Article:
As 3D printing and scanning technologies continue to drop in price, their availability to individuals and organizations within developing nations continue to expand. Not only does this allow access to printers in these less fortunate areas of the world, but it also allows for cheap access to whatever these printers can fabricate.
One of the major problems within developing countries is their lack of health care, as well as access to life saving, or life altering technologies and devices; technologies and devices which many of us in the United States or Europe may not even realize are incredibly important, simply because of the fact that they’re so common. In addition, devices which may not be needed here because of our diverse network of medical facilities/professionals, and our stockpiles of medical supplies, are in fact needed in developing nations. For example, last month we covered a story about a syringe which was 3D printed, allowing for vaccinations in areas of the world where electricity is not readily available. The 3D printed syringe mixed the ingredients of the vaccine as it was being injected into a patient, foregoing the need for refrigeration. Such a device will be able to utilize the capabilities of 3D printing, to possibly save thousands of lives over the coming years.
This isn’t all though. A 20-year-old man named Alois Mbutura, who is a first-year electrical engineering student at the University of Nairobi in Kenya, has used a MakerBot 3D printer to create an affordable medical device, capable of mass production at extremely low prices. The device enables doctors to easily find veins and then administer important intravenous needles to infants, which can often be a very difficult task.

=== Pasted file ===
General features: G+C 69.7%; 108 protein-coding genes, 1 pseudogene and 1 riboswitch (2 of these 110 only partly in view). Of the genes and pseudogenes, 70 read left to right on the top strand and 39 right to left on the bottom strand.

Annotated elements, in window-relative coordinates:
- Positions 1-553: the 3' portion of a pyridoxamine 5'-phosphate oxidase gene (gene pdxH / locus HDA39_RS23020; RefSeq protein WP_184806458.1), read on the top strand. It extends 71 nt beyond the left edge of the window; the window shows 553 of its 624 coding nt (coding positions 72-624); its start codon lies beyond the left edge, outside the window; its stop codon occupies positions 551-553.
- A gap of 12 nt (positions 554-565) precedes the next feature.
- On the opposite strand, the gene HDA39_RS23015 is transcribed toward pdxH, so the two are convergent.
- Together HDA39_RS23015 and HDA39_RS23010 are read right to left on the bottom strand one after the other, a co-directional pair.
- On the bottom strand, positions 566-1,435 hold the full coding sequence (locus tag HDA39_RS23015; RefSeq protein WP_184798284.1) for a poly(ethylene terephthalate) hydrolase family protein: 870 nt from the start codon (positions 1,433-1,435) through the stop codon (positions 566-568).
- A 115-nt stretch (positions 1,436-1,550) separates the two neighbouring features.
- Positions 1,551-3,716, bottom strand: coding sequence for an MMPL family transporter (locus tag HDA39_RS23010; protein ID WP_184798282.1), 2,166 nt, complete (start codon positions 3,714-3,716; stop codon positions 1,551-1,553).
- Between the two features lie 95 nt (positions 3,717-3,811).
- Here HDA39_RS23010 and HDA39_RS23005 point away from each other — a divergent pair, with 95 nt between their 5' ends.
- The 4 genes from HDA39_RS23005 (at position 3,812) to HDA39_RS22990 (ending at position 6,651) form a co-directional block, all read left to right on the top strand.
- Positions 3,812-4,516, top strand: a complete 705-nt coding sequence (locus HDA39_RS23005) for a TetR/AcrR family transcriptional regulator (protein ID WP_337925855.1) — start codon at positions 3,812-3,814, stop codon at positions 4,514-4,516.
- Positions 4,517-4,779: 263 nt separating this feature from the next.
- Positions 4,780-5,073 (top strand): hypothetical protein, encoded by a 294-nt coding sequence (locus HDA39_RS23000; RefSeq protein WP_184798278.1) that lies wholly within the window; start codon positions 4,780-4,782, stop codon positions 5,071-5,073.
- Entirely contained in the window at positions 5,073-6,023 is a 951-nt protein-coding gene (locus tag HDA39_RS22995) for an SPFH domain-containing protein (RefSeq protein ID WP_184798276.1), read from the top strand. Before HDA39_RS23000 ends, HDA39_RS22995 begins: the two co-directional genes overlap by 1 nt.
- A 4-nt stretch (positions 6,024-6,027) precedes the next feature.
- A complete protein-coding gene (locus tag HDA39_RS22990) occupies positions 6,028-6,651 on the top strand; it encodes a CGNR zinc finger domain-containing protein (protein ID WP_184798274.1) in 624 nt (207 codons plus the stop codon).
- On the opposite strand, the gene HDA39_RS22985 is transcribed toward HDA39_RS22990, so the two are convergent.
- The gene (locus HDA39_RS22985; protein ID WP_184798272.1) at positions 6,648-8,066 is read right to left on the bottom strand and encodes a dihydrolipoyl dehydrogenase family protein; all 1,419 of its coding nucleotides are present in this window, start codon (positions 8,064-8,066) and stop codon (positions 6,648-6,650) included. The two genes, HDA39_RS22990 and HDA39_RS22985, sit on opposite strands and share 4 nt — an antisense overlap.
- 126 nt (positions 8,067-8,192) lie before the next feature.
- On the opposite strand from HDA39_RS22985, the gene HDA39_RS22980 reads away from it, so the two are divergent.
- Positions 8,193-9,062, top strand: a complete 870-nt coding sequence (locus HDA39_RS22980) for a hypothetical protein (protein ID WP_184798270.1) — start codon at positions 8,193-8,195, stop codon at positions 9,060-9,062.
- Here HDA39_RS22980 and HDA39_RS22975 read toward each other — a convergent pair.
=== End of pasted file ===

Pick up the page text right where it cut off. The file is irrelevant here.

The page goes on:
“The vein finder was actually a solution that the School of Health and School of Engineering partnered to reduce the inability of health care people to find veins in babies and also for it to be economical and suited to Kenya,” stated Mbutura.
Mbutura was able to create the tiny device, which is still a prototype, on a 3D printer. What’s even more incredible is that within a day he can print out around 100 of these vein finding devices on just a single 3D printer, meaning affordable mass production is possible in an area where resources are not always available. This was all made possible via a ‘FabLab’ located within the University of Nairobi, one of two FabLabs located in the African country of Kenya, and one of 400 in the world. Originally launched back in 2009, the Nairobi FabLab has evolved from its early beginning, as new technologies such as 3D Printing has caught on.
Kenya ranks 149th in the world for infant mortality rates, putting it alongside other African nations, near the bottom of a list of 188 countries ranked by the United Nations. Such a device, readily available and affordably produced, could be a game changer for the continent of Africa, as well as other developing nations around the globe.
As 3D printers become available throughout the world, and the number of applications for these machines increase as the prices decrease, we will likely see a globalization in manufacturing and technology like we have never come close to before. Let’s hear your opinion on Mbutura’s device, as well as your general thoughts on this globalization of technology, in the 3D printed vein finder forum thread on 3DPB.com. Check out the video below where Mbutura discusses his work.